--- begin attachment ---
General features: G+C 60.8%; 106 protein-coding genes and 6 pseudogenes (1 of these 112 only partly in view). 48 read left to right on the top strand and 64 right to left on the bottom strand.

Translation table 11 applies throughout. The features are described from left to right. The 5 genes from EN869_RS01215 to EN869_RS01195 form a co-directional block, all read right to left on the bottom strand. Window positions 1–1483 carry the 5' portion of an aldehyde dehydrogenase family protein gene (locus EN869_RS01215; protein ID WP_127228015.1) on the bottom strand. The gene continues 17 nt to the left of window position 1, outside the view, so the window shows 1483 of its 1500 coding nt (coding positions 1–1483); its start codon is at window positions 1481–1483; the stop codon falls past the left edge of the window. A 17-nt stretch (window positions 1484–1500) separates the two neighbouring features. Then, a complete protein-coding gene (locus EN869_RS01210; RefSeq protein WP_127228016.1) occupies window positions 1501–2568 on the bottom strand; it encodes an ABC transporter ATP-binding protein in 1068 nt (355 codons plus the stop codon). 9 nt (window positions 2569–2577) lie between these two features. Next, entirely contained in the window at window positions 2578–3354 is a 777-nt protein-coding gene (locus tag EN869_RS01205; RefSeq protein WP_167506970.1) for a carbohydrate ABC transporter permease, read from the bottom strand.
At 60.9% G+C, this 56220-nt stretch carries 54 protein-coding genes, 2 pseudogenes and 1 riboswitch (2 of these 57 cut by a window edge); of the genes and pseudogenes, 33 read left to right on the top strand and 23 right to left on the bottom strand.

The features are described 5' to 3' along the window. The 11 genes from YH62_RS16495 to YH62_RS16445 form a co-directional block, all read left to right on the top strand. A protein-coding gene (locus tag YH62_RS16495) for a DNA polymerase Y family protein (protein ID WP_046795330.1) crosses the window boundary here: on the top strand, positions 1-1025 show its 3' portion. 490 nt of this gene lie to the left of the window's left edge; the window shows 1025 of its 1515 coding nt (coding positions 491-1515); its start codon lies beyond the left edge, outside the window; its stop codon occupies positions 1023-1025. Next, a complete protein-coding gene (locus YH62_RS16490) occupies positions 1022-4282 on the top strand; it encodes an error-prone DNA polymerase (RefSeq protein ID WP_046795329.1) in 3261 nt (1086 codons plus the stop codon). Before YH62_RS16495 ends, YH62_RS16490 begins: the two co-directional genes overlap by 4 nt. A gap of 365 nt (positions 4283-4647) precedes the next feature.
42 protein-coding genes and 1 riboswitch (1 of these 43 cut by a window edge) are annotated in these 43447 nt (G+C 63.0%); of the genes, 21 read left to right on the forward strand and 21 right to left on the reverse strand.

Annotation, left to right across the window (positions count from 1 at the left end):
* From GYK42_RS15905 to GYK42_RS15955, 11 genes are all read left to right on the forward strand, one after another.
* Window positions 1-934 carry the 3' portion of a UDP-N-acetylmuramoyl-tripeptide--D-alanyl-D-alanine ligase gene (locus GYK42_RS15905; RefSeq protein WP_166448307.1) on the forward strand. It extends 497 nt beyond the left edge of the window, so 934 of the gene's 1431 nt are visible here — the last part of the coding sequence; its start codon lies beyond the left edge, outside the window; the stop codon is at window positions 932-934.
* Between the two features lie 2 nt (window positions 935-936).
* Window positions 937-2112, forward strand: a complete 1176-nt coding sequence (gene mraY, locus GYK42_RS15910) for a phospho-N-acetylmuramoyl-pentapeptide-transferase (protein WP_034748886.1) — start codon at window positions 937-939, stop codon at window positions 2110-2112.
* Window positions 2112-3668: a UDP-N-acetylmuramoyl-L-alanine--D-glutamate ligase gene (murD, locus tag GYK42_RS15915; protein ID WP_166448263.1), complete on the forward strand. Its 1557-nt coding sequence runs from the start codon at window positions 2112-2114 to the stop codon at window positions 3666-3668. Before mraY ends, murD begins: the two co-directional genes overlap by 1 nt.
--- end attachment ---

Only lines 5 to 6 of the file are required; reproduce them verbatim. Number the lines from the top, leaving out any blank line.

42 protein-coding genes and 1 riboswitch (1 of these 43 cut by a window edge) are annotated in these 43447 nt (G+C 63.0%); of the genes, 21 read left to right on the forward strand and 21 right to left on the reverse strand.

Annotation, left to right across the window (positions count from 1 at the left end):